When it comes to artwork, as well as life in general, now and then I find myself wondering if I should pursue what comes easily or what scares me the most.
I was lucky enough to make the acquaintance of musician Lia Rose a few years ago, when she played a benefit at the Hayes Valley Farm, and we have since stayed in touch and occasionally chatted about creative work, fear of success, yada yada.
Here’s me with my daughter watching Lia (and some very tall guys) set up in Golden Gate Park a while back:
Anyway, Lia has been doing well with her career for a good while, but she recently made one of those daring leaps, auditioning for Britain’s Got Talent, and it reminded me how rewarding it can be to do the things that get you way outside your comfort zone.
I am a true believer that the reward is not in necessarily getting what you are reaching for, but that in reaching for it, you are changed for good.
I took one of my nieces to see Lia at the Chapel last month, and Lia actually described this dynamic quite well during the show when she said after taking a risk like that “nothing else is ever quite as scary again.”
It’s no surprise that any kind of creative career is pretty anxiety-ridden. Here are some pretty accomplished old guys with thoughts on that subject:
I have offended god and mankind because my work didn’t reach the quality it should have. -Leonard da Vinci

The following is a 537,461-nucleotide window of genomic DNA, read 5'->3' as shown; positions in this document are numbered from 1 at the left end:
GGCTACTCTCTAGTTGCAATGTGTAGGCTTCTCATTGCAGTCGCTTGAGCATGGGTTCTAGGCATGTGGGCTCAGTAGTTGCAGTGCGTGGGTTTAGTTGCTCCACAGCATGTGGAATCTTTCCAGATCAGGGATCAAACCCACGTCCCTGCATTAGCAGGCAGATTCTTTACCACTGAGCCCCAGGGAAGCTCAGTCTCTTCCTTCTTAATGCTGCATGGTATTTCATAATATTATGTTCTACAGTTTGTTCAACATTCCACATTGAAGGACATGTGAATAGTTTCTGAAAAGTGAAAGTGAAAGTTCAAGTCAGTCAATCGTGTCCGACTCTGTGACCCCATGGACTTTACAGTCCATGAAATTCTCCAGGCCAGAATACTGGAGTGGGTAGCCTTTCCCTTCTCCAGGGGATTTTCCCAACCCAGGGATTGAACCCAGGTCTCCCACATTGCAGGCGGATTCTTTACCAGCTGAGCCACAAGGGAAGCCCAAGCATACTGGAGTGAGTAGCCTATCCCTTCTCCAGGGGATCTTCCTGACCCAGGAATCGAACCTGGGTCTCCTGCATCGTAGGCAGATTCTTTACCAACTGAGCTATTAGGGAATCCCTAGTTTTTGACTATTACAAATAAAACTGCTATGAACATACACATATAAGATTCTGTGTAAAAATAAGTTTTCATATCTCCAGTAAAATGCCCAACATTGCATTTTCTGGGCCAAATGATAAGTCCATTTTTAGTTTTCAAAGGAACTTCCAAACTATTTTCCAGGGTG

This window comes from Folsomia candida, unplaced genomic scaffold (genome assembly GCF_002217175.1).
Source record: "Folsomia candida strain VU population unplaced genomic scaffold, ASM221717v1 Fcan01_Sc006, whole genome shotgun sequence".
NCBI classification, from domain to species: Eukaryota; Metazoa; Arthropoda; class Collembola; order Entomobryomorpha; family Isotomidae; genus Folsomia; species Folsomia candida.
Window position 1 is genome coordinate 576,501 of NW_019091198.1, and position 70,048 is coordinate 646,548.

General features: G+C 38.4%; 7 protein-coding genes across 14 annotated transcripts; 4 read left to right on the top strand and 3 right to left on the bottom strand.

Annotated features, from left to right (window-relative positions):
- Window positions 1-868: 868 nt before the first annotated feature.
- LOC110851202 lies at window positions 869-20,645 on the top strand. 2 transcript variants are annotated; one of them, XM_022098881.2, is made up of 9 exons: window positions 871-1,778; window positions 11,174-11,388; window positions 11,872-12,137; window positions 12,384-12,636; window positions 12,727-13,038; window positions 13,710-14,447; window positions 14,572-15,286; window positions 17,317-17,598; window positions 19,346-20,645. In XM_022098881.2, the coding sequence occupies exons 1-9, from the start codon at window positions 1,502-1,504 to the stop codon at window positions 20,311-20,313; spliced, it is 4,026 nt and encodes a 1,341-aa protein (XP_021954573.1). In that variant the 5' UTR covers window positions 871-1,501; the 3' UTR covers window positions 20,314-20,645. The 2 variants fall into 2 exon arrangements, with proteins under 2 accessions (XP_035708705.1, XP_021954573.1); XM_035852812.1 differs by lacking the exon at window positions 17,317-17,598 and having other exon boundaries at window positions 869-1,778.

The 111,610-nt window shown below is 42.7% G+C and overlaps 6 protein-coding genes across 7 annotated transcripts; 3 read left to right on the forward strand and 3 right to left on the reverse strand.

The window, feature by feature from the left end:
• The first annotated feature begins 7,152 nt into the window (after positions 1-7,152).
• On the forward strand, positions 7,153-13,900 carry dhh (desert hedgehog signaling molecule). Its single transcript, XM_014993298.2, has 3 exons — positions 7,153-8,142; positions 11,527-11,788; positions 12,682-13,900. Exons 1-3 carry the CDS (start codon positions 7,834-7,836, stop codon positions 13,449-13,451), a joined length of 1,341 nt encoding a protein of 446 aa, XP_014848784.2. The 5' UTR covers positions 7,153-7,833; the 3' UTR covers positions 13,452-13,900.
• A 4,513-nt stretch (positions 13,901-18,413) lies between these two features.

If Heaven had only granted me five more years, I could have become a real painter. -Katsushika Hokusai
My life has been nothing but a failure. -Claude Monet
And then here’s one I use as a balm when I am tangled in worries and lacks:
Ring the bells that still can ring. Forget your perfect offering. There is a crack in everything. That’s how the light gets in. -Leonard Cohen
Not just creative work, but all of life can be pretty anxiety-ridden, as we mortal creatures try to determine each day what has meaning enough to give our lives to it.
When I ask myself whether I should do what comes easily or what scares me the most, I struggle sometimes but the answer comes to me the same every time.
Both. You have to always strive to do both.
With that in mind, I did these drawings this week, which are still just beginnings, but which come easily:
And then I put together these canvases for my first attempt to make paintings that intentionally work together in a group. I know this sounds like such a simple and ordinary thing for a painter to do, but it is actually a pretty big reach for me and scares me simply because I am afraid it will not work. I am referring to the paintings working together, of course, not the act of assembling stretchers and stretching canvas, which I (conveniently) love.
So wish me luck.
And ring those bells!
Happy weekend, everyone.